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COVID-19: Place of external aid in deployment of recovery plans

By Armsfree Ajanaku
21 July 2022   |   4:11 am
Although those heady and uncertain days in 2020 when the dreaded outbreak of the Corona Virus convulsed the globe appear to be receding, the devastation imposed continue to stare governments and citizens in the face.

Director, Mairo Women Foundation, Maryamu Barnabas (left); Director, Africa Office, MacArthur Foundation, Dr. Kole Shettima; Executive Director, CHRICED, Comrade Ibrahim Zikirullahi; President, MacArthur Foundation, Mr. John Palfrey; Minister of State for FCT, Hajiya Ramatu Tijani Aliyu; Managing Director of the Foundation, Cecilia Conrad, and Coordinator, Association of FCT Traditional Wives, Gimbiya Hannatu, during the Foundation’s visit to Nigeria recently.

Although those heady and uncertain days in 2020 when the dreaded outbreak of the Corona Virus convulsed the globe appear to be receding, the devastation imposed continue to stare governments and citizens in the face. For many Nigerians who found themselves in a state of hysteria and uncertainty, the feeling today appears to be that the worst of what was considered a nightmare virus, is all but over. Many of the restrictions, which were brutally enforced as necessary steps to fight off the pandemic have now been largely relaxed. Gone too are the voices of pro-nationalist demagogues, who used their powerful political standing to assail global cooperation and multilateral action as a sure strategy to contain the pandemic and its implications.

However, notwithstanding the current moments of relief being enjoyed, the stark inequalities and injustices accentuated and precipitated by the pandemic have yet to go. Even though the spate of travel bans, lockdowns and mandatory measures to beat back the pandemic may now be ebbing away, same cannot be said of the political, economic, cultural and human rights realities imposed by the pandemic. Even so, the haphazard, incoherent and uncoordinated responses of governments in jurisdictions like Nigeria have left many scars, which would definitely take some time and the right antidote to heal.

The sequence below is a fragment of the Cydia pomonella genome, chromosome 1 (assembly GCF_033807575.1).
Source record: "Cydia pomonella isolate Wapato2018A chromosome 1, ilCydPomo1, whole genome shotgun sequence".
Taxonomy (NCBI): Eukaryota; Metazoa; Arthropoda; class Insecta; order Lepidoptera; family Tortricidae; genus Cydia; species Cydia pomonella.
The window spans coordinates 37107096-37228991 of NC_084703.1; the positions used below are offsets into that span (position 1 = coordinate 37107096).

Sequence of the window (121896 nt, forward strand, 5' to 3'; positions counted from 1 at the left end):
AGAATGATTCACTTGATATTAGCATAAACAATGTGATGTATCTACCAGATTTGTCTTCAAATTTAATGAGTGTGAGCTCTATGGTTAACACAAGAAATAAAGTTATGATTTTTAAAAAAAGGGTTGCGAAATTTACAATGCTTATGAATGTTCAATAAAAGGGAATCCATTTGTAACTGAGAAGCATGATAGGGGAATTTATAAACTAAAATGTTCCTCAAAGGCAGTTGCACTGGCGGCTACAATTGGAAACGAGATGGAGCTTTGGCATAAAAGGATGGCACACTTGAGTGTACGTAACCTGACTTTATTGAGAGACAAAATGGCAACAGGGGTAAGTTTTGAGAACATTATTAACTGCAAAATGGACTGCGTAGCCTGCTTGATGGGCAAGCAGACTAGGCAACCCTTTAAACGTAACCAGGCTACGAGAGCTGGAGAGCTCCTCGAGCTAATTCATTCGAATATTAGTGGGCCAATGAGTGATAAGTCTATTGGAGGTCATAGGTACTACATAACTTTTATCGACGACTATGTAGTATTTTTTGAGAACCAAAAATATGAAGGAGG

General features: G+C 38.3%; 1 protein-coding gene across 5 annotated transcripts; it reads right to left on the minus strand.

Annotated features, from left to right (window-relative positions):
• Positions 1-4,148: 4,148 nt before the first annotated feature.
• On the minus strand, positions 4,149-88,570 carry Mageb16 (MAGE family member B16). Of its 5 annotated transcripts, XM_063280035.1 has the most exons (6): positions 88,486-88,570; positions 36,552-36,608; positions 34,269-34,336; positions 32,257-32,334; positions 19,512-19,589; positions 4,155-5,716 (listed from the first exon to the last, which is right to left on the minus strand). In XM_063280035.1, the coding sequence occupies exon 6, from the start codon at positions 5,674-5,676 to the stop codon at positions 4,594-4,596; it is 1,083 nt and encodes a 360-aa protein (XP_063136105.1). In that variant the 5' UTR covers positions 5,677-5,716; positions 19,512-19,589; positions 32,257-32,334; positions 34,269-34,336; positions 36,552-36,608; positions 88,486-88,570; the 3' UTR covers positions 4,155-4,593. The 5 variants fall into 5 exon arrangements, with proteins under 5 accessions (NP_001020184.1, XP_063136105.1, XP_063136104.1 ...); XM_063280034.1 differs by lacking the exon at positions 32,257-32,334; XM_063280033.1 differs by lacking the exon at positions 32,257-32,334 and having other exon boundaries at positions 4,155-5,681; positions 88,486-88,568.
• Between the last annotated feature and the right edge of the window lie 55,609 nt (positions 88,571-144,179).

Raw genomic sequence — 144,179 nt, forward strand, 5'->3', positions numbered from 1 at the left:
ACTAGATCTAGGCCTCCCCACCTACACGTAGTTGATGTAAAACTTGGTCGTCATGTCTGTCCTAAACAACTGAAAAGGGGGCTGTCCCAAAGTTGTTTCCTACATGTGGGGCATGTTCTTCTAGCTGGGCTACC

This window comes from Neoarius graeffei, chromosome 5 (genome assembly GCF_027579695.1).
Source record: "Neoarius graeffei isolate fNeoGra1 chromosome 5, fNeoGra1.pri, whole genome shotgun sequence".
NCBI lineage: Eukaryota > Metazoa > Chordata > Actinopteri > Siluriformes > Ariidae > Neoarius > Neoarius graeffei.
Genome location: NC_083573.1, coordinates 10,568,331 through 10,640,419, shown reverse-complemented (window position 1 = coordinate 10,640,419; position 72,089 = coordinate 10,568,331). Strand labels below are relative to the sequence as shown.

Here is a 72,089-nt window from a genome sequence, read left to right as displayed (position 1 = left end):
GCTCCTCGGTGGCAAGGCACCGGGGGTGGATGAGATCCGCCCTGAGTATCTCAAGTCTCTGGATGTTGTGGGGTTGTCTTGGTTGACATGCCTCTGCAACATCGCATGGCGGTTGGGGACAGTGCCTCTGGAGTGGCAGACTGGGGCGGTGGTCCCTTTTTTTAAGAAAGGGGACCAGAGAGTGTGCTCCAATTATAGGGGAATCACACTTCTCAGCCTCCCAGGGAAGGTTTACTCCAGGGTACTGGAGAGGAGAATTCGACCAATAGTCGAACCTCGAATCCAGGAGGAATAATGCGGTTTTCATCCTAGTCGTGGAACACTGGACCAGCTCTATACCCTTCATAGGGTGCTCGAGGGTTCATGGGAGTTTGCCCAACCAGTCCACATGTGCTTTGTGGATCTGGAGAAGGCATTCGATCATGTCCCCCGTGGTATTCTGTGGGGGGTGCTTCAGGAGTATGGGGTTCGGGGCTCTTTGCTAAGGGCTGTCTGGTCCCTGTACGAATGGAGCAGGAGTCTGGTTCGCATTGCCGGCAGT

A pertinent point for Nigeria’s civic sector is the need to look back and reflect on how the leading lights of the development sector reacted in those heady days of the pandemic. While some quickly assessed the volatility of the situation and pulled the plug on assistance, there were those who rightly concluded that what was required was not an exit strategy, but further investments to respond to the devastation caused by the pandemic. The Chicago-based John D. and Catherine T. MacArthur Foundation certainly takes full honors for recognizing that what was needed was more resources to address the deep-seated inequalities in the country, which had been accentuated by the pandemic.

It was clear that in declining to backtrack on its commitments, the Foundation was thinking more about the plight of the poor, marginalized and highly vulnerable communities, whose realities had been made worse off by the impacts of COVID. Unlike many other foundations and development agencies, which quickly pulled the plug on funding for development assistance, as soon as COVID began to do its damage, the John D. and Catherine T. MacArthur Foundation was perceptive enough to see the fact that it was a case of friends in need being friends indeed.